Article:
Don’t Start Me Talkin’
by Tom Williams
Curbside Splendor Publishing
220 pages / $15.95 Buy from Curbside Splendor
People put on different fronts every day for different reasons—maybe for work, romance, or as a means to escape themselves—and some perhaps do it unwittingly while others do it with great care. In Williams’ immensely satisfying novel, musicians Wilton and Peter are of the latter variety, slipping in and out of their respective personas as the salty True Delta Blues veteran Brother Ben and his harp (harmonica) playing young partner Silent Sam. Narrated by Peter—an educated man who, when playing the part of Silent Sam, can barely read—the story brings the reader on what might be the duo’s final North American tour. Whether they’re giving interviews or playing small venues on college campuses, Wilton (who plays golf on the sly and is ten years younger than his slumped and sleepy alter ego Brother Ben) and Peter must cling to their contrivances and the deep, often fictitious mythology that’s brought them to this point. As Brother Ben and Silent Sam, they’re giving audiences—largely made up of white, nerdy, academic fanboys—and critics what they want: genuine purveyors of the blues, hard-living men who’ve risen from squalor with music both heart-wrenching and hopeful. For five years, Wilton has taught Peter how to play the part, how to dress, eat, and speak when in the public eye, and Peter sometimes wrestles with this willful dishonesty and how it affects his worldview: “When you spend so much time being someone you’re not, you suspect everyone’s got a con.” The reader sees Peter’s strained relationship with his family, his mother lamenting she doesn’t know who her son is and worried this Silent Sam character is taking over. She wants Peter to lead a normal life, or a life with which she can better identify, and Peter too struggles with this same desire to give up the charade that’s allowed him to do what he loves. Peter and Wilton love playing the blues, and they play the blues so well they’ve been invited to the Beale Street Blues Awards in Memphis where they’ve been nominated for Best Traditional Artist. Whether they’ll win or not is anyone’s guess and maybe the achy and proud persona of Brother Ben could care less either way: whatever happens will sear itself into the mythology Wilton seems to love nearly as much as the music. Beale Street is just one stop among many on this fantastic ride that gains momentum as their tour progresses and Williams keeps perfect rhythm with everything he sets in motion: the identity conflicts, the grind of the tour, the danger of being discovered as frauds, and the questionable future of the duo. Through the amiable voice of Peter, Williams guides the reader from the passenger seat of the duo’s styling ’76 Fleetwood Brougham, to the ephemeral privacy offered by a hotel room, to the damp hardwood of the stage: “And when it seems we can’t push past the limits True Delta Blues imposes on us, Ben says, ‘Blow Sam,’ and allows me a solo of two choruses. I push those notes around like they looked at my woman and need a reminder not to try that shit again.” Tense, thoughtful, and funny, this novel will leave readers floating from the show, ears ringing and hearts racing. (February 2014)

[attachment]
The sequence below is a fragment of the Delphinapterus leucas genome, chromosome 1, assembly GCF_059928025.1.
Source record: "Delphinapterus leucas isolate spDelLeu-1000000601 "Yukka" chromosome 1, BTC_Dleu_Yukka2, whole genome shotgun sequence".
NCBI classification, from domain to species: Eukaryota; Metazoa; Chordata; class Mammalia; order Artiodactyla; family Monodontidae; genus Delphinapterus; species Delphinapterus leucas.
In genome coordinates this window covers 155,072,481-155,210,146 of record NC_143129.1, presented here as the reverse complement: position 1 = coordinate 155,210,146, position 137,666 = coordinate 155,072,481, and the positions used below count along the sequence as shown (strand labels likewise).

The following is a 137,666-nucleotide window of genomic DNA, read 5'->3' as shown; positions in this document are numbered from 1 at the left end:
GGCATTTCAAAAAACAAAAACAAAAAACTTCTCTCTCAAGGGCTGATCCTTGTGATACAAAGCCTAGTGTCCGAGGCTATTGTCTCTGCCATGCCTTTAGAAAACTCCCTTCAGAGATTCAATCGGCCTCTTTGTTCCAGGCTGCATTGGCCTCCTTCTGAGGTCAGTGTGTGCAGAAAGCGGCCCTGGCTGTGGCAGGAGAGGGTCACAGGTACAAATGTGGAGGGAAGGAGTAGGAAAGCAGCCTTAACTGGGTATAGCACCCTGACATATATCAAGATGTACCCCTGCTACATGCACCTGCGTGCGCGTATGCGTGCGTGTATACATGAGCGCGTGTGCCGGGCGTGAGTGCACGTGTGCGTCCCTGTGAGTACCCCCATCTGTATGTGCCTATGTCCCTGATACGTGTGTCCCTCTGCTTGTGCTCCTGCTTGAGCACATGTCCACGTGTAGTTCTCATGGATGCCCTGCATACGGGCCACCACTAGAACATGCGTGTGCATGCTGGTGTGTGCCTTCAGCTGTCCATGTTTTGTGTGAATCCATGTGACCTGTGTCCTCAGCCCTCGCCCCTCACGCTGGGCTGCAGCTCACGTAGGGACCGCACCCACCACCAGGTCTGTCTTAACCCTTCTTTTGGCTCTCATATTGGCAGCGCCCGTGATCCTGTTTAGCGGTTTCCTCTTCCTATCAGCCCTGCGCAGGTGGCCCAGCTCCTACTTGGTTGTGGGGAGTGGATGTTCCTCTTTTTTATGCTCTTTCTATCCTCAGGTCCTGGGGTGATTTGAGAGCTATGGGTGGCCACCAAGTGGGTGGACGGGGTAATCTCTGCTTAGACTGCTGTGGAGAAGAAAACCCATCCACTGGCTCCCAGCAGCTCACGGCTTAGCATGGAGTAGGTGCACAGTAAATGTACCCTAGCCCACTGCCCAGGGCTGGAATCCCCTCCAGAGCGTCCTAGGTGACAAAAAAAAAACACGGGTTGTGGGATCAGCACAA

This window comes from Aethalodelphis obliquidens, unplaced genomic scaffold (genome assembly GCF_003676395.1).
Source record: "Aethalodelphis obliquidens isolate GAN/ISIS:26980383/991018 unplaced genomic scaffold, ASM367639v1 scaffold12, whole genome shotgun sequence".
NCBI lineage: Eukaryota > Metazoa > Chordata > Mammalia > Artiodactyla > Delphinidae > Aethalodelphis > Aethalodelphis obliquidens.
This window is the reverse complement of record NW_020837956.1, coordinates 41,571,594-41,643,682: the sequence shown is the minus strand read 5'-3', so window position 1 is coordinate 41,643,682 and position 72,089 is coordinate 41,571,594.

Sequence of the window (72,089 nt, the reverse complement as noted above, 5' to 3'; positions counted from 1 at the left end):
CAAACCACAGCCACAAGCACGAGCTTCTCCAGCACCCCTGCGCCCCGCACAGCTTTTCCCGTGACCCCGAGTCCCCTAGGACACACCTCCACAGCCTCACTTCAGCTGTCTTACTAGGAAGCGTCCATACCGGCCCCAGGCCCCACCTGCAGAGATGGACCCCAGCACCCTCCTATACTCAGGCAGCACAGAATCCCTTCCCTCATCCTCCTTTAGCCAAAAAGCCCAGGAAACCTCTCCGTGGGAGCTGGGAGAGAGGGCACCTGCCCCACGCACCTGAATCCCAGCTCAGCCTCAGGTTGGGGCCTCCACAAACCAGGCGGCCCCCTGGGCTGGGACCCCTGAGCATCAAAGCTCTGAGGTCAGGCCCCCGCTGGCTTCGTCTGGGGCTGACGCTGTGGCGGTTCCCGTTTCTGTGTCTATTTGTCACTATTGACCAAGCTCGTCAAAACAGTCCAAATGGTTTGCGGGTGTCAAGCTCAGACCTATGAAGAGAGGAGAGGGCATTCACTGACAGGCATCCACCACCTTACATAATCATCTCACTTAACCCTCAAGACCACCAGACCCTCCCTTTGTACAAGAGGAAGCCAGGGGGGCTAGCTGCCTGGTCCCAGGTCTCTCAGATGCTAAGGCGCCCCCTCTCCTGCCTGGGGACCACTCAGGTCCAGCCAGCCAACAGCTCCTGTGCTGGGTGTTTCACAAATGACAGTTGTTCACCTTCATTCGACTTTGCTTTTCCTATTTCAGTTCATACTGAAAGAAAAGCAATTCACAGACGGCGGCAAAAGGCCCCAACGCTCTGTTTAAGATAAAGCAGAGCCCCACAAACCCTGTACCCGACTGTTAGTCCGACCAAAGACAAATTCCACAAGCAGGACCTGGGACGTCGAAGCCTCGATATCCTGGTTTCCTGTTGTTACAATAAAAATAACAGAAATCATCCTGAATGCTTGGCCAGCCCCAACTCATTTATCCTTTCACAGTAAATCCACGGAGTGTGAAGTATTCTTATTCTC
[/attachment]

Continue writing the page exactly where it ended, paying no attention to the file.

Mel Bosworth is the author of the novel FREIGHT.
February 7th, 2014 / 10:00 am
The beautiful lumberjack Mel Bosworth—with Christy “Peach Cinnamon” Crutchfield—has started a terrific archive of small press reviews from over the years, with new ones to come, elegantly called The Small Press Book Review. The blog is retro and easy to navigate, and the reviews are clear and concise. A great new resource if you’re curious about some of those books you’ve heard about but haven’t yet plucked.